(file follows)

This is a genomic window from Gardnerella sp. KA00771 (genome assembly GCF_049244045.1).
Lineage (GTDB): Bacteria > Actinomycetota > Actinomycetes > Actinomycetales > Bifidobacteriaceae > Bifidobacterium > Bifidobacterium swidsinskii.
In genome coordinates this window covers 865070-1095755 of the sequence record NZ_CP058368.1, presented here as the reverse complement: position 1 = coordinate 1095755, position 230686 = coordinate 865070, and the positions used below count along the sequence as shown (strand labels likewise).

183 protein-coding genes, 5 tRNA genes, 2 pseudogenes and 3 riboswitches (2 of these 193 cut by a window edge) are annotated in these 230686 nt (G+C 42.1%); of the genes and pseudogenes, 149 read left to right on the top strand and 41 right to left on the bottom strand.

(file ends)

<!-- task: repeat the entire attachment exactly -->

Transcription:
This is a genomic window from Gardnerella sp. KA00771 (genome assembly GCF_049244045.1).
Lineage (GTDB): Bacteria > Actinomycetota > Actinomycetes > Actinomycetales > Bifidobacteriaceae > Bifidobacterium > Bifidobacterium swidsinskii.
In genome coordinates this window covers 865070-1095755 of the sequence record NZ_CP058368.1, presented here as the reverse complement: position 1 = coordinate 1095755, position 230686 = coordinate 865070, and the positions used below count along the sequence as shown (strand labels likewise).

183 protein-coding genes, 5 tRNA genes, 2 pseudogenes and 3 riboswitches (2 of these 193 cut by a window edge) are annotated in these 230686 nt (G+C 42.1%); of the genes and pseudogenes, 149 read left to right on the top strand and 41 right to left on the bottom strand.